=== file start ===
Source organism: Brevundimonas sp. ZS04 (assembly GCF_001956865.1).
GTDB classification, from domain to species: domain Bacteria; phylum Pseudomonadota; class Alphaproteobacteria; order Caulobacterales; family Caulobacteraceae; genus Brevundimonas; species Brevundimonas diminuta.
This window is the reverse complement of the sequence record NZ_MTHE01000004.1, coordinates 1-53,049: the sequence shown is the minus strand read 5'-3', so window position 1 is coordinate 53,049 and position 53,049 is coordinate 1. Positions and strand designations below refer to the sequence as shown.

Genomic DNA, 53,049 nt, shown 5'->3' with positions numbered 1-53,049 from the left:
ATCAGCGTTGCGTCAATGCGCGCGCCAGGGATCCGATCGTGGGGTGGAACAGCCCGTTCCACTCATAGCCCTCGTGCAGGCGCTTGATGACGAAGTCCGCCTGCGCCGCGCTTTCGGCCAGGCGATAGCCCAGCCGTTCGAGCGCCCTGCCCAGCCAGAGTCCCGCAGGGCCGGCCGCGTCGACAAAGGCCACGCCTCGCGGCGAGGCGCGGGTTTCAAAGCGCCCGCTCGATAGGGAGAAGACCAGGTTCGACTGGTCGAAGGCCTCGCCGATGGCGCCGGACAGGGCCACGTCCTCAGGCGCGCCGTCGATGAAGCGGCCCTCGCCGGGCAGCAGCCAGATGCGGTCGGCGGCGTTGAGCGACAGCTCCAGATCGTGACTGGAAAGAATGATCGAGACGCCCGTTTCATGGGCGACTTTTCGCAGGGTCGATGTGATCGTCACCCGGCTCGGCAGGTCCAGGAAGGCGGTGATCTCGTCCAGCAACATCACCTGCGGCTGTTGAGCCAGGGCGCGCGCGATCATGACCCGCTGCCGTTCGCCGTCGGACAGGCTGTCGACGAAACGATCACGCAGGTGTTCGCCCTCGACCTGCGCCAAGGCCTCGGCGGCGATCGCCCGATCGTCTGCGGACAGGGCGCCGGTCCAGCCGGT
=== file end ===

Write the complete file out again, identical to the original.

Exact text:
Source organism: Brevundimonas sp. ZS04 (assembly GCF_001956865.1).
GTDB classification, from domain to species: domain Bacteria; phylum Pseudomonadota; class Alphaproteobacteria; order Caulobacterales; family Caulobacteraceae; genus Brevundimonas; species Brevundimonas diminuta.
This window is the reverse complement of the sequence record NZ_MTHE01000004.1, coordinates 1-53,049: the sequence shown is the minus strand read 5'-3', so window position 1 is coordinate 53,049 and position 53,049 is coordinate 1. Positions and strand designations below refer to the sequence as shown.

Genomic DNA, 53,049 nt, shown 5'->3' with positions numbered 1-53,049 from the left:
ATCAGCGTTGCGTCAATGCGCGCGCCAGGGATCCGATCGTGGGGTGGAACAGCCCGTTCCACTCATAGCCCTCGTGCAGGCGCTTGATGACGAAGTCCGCCTGCGCCGCGCTTTCGGCCAGGCGATAGCCCAGCCGTTCGAGCGCCCTGCCCAGCCAGAGTCCCGCAGGGCCGGCCGCGTCGACAAAGGCCACGCCTCGCGGCGAGGCGCGGGTTTCAAAGCGCCCGCTCGATAGGGAGAAGACCAGGTTCGACTGGTCGAAGGCCTCGCCGATGGCGCCGGACAGGGCCACGTCCTCAGGCGCGCCGTCGATGAAGCGGCCCTCGCCGGGCAGCAGCCAGATGCGGTCGGCGGCGTTGAGCGACAGCTCCAGATCGTGACTGGAAAGAATGATCGAGACGCCCGTTTCATGGGCGACTTTTCGCAGGGTCGATGTGATCGTCACCCGGCTCGGCAGGTCCAGGAAGGCGGTGATCTCGTCCAGCAACATCACCTGCGGCTGTTGAGCCAGGGCGCGCGCGATCATGACCCGCTGCCGTTCGCCGTCGGACAGGCTGTCGACGAAACGATCACGCAGGTGTTCGCCCTCGACCTGCGCCAAGGCCTCGGCGGCGATCGCCCGATCGTCTGCGGACAGGGCGCCGGTCCAGCCGGT